That blank space can tell us where the investigation is going. And where is that? Straight toward Roger Stone, Graff surmises, pointing out that no one is more implicated by the information in the indictments that have already come out of the investigation. Short of that, Graff is hesitant to make predictions.

Garrett Graff is the author of The Threat Matrix: Inside Robert Mueller’s FBI and the War on Global Terror.

Amy Lombard

Normally, he says, as a reporter you always expect a story to end up being less weird than you are originally told. “You get these weird tips as a reporter, and it’s never that good. It ends up being like 75 to 80 percent as weird as the tip. That’s not true about any part of this story. Every single thing ends up being about 140 percent as weird as the original reporting,” he says.

A few weird things he thinks Mueller is particularly interested in, that linger in that negative space carved out by the public indictments so far: A Trump campaign meeting with Betsy Devos’ brother Erik Prince in the Seychelles in 2016, the role of the nation of Qatar in Russia’s disinformation campaign, the Trump tower meeting, the Trump money trail, and “weirder questions about money,” says Graff.

“I think almost certainly the bombshell—if there is a bombshell—is about money,” he says.

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This Survey of 1,300 Harvard Business School Alumni Reveals the 5 Skills You Need to Succeed as an Entrepreneur

Do you admire leaders like Steve Jobs and Bill Gates who have turned their ideas into world-leading public companies? I certainly do. But it is one thing to admire such leaders and another thing to have the skills needed to become a successful entrepreneur.

Which raises an important question: What skills do successful founders have that other business leaders lack? Thanks to a survey of 1,300 Harvard Business School alumni, here are the five key skills — out of 11 examined by the researchers — at which entrepreneurial leaders distinguish themselves compared to non-founders.

1. Identification of Opportunities

Founders excel in skills and behaviors associated with the ability to identify and seek out high-potential business opportunities, according to the research. This should come as no surprise. But what makes for a great business opportunity? 

My interviews with hundreds of entrepreneurs reveal four tests:

  • Does the product relieve deeply-felt customer pain that other companies are ignoring?
  • Does the founder have a passion for doing a market-beating job of solving that problem?
  • Does the startup’s founding team have the critical skills to build that solution?
  • Is the market opportunity large enough — e.g., at least $1 billion? 

2. Vision and Influence

Founders have strong abilities to influence all internal and external stakeholders that must work together to turn a strategy into action and results.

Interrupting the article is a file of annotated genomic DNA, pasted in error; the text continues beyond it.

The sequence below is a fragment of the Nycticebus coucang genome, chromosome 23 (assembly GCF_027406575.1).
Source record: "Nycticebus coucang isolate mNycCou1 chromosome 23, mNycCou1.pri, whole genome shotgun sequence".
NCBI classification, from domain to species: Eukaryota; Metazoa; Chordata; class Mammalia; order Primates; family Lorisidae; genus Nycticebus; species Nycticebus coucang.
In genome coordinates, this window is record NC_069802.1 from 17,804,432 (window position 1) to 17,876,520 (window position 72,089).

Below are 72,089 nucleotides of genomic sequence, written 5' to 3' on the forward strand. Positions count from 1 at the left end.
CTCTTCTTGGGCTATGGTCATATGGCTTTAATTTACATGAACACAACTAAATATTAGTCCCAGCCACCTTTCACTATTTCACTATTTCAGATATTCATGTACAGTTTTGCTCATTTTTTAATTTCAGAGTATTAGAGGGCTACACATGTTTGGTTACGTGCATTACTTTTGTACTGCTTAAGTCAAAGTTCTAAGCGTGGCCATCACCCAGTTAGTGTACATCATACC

Harvard researchers found that entrepreneurial leaders have more confidence of their abilities to provide vision and influence than the average leader — and that leaders working within established firms actually rated themselves much lower.

As I wrote in my 2012 book, Hungry Start-up Strategy, a successful entrepreneur is able to attract and motivate talent by creating what I called emotional currency — rather than paying people more money than Google does, they offer a powerful mission which gives work at the startup much more meaning.

3. Comfort with Uncertainty

Entrepreneurial leaders are better able to “move a business agenda forward in the face of uncertain and ambiguous circumstances,” according to the researchers.

You’ll know whether you share this skill if you are willing to start a company even though you have no money, no product, and no customers — but you do have a clear idea of what problem you are trying to solve and what your solution will look like.

Starting there, successful entrepreneurs are far more comfortable living with the uncertainty needed to go from there to building a large company. 

4. Building Networks

One reason for founders’ comfort with uncertainty is that they are good at assembling the resources the startup needs because they can create professional and business networks that will help them realize their vision.

Indeed, many of the CEOs I’ve interviewed have told me that they often find themselves not knowing how to solve problems — but they are able to get advice from CEOs who have been there before.

5. Finance and Financial Management

Being able to raise capital and control cash flow are essential to a successful startup. The founders HBS surveyed were “much more confident in their skills at managing cash flow, raising capital, and board governance — than were non-founder alumni.”

My interviews this year with CEOs for my forthcoming book on scaling startups highlights that successful entrepreneurs are great at persuading investors to write them checks.